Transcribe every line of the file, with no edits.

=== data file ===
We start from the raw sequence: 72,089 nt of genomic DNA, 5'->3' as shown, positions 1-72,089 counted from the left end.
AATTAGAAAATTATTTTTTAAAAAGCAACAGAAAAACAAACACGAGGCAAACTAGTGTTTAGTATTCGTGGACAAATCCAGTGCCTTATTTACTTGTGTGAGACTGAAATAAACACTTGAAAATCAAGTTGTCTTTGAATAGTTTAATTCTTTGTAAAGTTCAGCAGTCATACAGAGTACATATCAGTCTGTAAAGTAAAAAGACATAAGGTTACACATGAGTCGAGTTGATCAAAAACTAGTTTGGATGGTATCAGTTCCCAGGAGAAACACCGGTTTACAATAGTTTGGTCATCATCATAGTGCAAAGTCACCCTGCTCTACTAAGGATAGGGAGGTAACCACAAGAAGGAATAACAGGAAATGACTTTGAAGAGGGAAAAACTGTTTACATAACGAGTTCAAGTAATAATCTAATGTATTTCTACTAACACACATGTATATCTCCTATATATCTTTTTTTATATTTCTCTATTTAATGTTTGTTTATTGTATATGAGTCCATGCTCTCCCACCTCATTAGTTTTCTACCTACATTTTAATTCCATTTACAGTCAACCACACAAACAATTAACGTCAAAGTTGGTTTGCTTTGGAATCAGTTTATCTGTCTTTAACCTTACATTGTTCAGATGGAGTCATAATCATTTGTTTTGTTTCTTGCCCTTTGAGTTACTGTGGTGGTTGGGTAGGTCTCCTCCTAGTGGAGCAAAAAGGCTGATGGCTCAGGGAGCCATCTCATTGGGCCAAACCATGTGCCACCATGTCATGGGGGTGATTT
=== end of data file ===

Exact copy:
We start from the raw sequence: 72,089 nt of genomic DNA, 5'->3' as shown, positions 1-72,089 counted from the left end.
AATTAGAAAATTATTTTTTAAAAAGCAACAGAAAAACAAACACGAGGCAAACTAGTGTTTAGTATTCGTGGACAAATCCAGTGCCTTATTTACTTGTGTGAGACTGAAATAAACACTTGAAAATCAAGTTGTCTTTGAATAGTTTAATTCTTTGTAAAGTTCAGCAGTCATACAGAGTACATATCAGTCTGTAAAGTAAAAAGACATAAGGTTACACATGAGTCGAGTTGATCAAAAACTAGTTTGGATGGTATCAGTTCCCAGGAGAAACACCGGTTTACAATAGTTTGGTCATCATCATAGTGCAAAGTCACCCTGCTCTACTAAGGATAGGGAGGTAACCACAAGAAGGAATAACAGGAAATGACTTTGAAGAGGGAAAAACTGTTTACATAACGAGTTCAAGTAATAATCTAATGTATTTCTACTAACACACATGTATATCTCCTATATATCTTTTTTTATATTTCTCTATTTAATGTTTGTTTATTGTATATGAGTCCATGCTCTCCCACCTCATTAGTTTTCTACCTACATTTTAATTCCATTTACAGTCAACCACACAAACAATTAACGTCAAAGTTGGTTTGCTTTGGAATCAGTTTATCTGTCTTTAACCTTACATTGTTCAGATGGAGTCATAATCATTTGTTTTGTTTCTTGCCCTTTGAGTTACTGTGGTGGTTGGGTAGGTCTCCTCCTAGTGGAGCAAAAAGGCTGATGGCTCAGGGAGCCATCTCATTGGGCCAAACCATGTGCCACCATGTCATGGGGGTGATTT